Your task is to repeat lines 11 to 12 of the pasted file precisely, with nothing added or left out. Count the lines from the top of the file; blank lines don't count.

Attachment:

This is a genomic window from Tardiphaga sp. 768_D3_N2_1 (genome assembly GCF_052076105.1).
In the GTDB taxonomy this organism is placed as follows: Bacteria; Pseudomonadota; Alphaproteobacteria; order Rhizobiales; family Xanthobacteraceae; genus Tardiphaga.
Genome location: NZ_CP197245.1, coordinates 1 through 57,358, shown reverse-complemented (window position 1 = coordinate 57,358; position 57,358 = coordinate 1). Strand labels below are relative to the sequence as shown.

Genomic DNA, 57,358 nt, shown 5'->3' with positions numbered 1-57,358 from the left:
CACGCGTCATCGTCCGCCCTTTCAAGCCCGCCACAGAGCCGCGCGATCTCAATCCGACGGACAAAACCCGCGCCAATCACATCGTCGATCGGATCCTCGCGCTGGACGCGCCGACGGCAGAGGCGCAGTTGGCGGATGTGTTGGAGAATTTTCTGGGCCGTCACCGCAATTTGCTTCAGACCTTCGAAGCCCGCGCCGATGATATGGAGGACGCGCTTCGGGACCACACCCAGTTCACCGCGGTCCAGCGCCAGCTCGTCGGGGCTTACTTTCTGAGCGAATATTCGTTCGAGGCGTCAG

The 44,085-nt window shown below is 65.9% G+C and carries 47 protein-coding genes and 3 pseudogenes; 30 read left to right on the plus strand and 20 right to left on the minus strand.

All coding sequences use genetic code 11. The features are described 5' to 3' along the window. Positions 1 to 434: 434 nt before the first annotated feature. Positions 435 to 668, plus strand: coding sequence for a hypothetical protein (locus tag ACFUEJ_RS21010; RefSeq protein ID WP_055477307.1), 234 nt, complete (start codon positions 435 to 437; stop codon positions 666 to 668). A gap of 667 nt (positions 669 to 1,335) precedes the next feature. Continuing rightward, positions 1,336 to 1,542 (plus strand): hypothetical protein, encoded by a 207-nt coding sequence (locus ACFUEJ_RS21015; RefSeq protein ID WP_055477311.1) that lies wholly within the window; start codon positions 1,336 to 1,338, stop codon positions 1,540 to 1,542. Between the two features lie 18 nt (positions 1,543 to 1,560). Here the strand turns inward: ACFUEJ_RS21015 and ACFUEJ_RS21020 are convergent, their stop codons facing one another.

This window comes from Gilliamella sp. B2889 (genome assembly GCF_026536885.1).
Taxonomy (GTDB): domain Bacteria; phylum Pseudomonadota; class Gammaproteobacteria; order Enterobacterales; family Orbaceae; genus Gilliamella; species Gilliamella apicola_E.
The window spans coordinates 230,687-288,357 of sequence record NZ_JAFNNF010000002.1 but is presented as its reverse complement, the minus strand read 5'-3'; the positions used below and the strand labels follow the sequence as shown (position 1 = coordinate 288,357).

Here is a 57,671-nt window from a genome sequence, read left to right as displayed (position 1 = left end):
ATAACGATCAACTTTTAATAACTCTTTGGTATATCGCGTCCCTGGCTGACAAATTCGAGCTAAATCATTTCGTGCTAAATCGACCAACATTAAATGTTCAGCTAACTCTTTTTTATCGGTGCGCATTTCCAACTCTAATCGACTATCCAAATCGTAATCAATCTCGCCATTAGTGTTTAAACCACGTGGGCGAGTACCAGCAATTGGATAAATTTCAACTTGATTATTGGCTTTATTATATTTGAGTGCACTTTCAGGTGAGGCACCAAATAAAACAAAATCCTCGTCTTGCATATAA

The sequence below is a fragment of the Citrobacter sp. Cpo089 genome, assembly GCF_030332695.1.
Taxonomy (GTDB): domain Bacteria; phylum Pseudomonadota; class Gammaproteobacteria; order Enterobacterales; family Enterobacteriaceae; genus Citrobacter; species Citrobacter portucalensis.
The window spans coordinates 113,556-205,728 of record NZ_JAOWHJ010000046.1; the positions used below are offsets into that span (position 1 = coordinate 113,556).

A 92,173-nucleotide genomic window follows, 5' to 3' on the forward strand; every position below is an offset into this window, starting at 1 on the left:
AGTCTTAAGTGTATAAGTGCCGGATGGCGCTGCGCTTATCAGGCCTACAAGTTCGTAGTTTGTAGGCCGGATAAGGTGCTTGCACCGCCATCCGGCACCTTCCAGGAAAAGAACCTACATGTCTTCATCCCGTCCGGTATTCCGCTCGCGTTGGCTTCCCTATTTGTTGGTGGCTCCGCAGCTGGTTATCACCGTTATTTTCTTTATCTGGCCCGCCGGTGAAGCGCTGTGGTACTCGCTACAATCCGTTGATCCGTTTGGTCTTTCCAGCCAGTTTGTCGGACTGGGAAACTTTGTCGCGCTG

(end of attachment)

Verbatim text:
Here is a 57,671-nt window from a genome sequence, read left to right as displayed (position 1 = left end):
ATAACGATCAACTTTTAATAACTCTTTGGTATATCGCGTCCCTGGCTGACAAATTCGAGCTAAATCATTTCGTGCTAAATCGACCAACATTAAATGTTCAGCTAACTCTTTTTTATCGGTGCGCATTTCCAACTCTAATCGACTATCCAAATCGTAATCAATCTCGCCATTAGTGTTTAAACCACGTGGGCGAGTACCAGCAATTGGATAAATTTCAACTTGATTATTGGCTTTATTATATTTGAGTGCACTTTCAGGTGAGGCACCAAATAAAACAAAATCCTCGTCTTGCATATAA